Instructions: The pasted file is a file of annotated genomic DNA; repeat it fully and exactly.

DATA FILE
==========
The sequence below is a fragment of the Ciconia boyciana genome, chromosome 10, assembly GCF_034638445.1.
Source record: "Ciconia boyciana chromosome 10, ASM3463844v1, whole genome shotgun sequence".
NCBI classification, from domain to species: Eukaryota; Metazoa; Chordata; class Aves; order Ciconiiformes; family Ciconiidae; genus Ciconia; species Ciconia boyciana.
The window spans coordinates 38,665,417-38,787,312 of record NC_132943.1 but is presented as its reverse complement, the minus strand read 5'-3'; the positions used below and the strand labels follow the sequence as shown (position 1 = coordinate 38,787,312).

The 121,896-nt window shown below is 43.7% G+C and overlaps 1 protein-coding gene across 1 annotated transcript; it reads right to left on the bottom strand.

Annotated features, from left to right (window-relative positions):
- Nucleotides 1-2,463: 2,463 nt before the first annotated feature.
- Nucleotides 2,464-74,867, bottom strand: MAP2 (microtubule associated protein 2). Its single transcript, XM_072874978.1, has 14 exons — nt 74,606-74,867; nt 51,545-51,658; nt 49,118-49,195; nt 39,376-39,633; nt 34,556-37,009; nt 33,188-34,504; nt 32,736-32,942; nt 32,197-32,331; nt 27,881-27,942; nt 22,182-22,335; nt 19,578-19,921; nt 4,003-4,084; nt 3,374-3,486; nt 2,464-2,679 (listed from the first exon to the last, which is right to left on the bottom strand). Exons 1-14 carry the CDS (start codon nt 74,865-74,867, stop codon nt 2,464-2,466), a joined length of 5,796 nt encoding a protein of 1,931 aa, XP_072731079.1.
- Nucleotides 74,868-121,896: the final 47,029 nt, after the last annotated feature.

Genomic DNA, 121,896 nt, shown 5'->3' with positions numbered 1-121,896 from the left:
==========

The sequence below is a fragment of the Ciconia boyciana genome, chromosome 10, assembly GCF_034638445.1.
Source record: "Ciconia boyciana chromosome 10, ASM3463844v1, whole genome shotgun sequence".
NCBI classification, from domain to species: Eukaryota; Metazoa; Chordata; class Aves; order Ciconiiformes; family Ciconiidae; genus Ciconia; species Ciconia boyciana.
The window spans coordinates 38,665,417-38,787,312 of record NC_132943.1 but is presented as its reverse complement, the minus strand read 5'-3'; the positions used below and the strand labels follow the sequence as shown (position 1 = coordinate 38,787,312).

The 121,896-nt window shown below is 43.7% G+C and overlaps 1 protein-coding gene across 1 annotated transcript; it reads right to left on the bottom strand.

Annotated features, from left to right (window-relative positions):
- Nucleotides 1-2,463: 2,463 nt before the first annotated feature.
- Nucleotides 2,464-74,867, bottom strand: MAP2 (microtubule associated protein 2). Its single transcript, XM_072874978.1, has 14 exons — nt 74,606-74,867; nt 51,545-51,658; nt 49,118-49,195; nt 39,376-39,633; nt 34,556-37,009; nt 33,188-34,504; nt 32,736-32,942; nt 32,197-32,331; nt 27,881-27,942; nt 22,182-22,335; nt 19,578-19,921; nt 4,003-4,084; nt 3,374-3,486; nt 2,464-2,679 (listed from the first exon to the last, which is right to left on the bottom strand). Exons 1-14 carry the CDS (start codon nt 74,865-74,867, stop codon nt 2,464-2,466), a joined length of 5,796 nt encoding a protein of 1,931 aa, XP_072731079.1.
- Nucleotides 74,868-121,896: the final 47,029 nt, after the last annotated feature.

Genomic DNA, 121,896 nt, shown 5'->3' with positions numbered 1-121,896 from the left: